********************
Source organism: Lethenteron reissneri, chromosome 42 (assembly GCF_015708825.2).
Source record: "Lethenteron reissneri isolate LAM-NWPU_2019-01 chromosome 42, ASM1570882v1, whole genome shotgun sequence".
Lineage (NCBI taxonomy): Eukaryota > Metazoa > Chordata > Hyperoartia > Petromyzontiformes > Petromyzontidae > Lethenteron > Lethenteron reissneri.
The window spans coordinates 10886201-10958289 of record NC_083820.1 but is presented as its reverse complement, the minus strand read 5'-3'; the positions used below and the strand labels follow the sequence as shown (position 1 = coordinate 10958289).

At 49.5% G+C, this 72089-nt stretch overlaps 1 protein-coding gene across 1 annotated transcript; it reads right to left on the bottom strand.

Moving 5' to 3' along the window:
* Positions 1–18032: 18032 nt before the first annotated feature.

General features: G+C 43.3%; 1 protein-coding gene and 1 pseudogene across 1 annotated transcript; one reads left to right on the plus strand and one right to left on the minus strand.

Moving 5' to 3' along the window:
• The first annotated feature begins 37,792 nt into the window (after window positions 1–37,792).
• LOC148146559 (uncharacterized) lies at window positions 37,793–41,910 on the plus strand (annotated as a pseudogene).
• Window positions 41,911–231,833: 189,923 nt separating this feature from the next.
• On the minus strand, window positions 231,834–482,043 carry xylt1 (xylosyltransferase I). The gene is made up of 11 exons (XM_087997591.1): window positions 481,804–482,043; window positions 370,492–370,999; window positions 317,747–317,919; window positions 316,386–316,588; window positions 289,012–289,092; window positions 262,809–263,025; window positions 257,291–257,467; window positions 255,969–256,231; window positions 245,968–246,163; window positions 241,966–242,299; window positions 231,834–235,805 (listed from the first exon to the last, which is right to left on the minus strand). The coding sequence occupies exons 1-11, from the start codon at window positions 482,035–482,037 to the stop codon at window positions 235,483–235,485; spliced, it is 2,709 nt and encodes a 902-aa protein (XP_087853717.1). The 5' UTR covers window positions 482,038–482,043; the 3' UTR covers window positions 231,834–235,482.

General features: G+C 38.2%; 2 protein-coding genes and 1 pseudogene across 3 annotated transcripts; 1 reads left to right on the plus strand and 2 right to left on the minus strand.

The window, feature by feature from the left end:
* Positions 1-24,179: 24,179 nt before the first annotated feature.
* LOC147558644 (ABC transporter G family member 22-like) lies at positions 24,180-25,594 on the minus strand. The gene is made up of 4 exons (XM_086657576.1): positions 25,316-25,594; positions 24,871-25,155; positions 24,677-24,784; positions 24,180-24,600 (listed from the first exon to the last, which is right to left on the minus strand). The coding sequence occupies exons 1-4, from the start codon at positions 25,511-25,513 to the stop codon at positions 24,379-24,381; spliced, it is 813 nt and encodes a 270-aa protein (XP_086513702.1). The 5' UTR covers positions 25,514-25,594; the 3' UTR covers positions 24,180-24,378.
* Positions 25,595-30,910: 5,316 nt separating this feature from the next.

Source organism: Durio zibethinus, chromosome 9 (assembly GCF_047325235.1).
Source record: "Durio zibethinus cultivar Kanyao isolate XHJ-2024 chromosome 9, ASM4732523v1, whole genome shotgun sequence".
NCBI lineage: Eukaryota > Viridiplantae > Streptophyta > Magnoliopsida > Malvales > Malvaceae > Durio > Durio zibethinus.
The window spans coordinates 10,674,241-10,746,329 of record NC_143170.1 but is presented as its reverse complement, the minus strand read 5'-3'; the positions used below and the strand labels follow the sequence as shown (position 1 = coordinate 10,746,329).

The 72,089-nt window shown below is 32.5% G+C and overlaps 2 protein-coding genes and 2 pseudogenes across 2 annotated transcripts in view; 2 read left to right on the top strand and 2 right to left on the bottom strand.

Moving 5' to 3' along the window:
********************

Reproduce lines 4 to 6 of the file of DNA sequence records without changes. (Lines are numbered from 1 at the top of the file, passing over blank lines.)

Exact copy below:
The window spans coordinates 10886201-10958289 of record NC_083820.1 but is presented as its reverse complement, the minus strand read 5'-3'; the positions used below and the strand labels follow the sequence as shown (position 1 = coordinate 10958289).

At 49.5% G+C, this 72089-nt stretch overlaps 1 protein-coding gene across 1 annotated transcript; it reads right to left on the bottom strand.

Moving 5' to 3' along the window: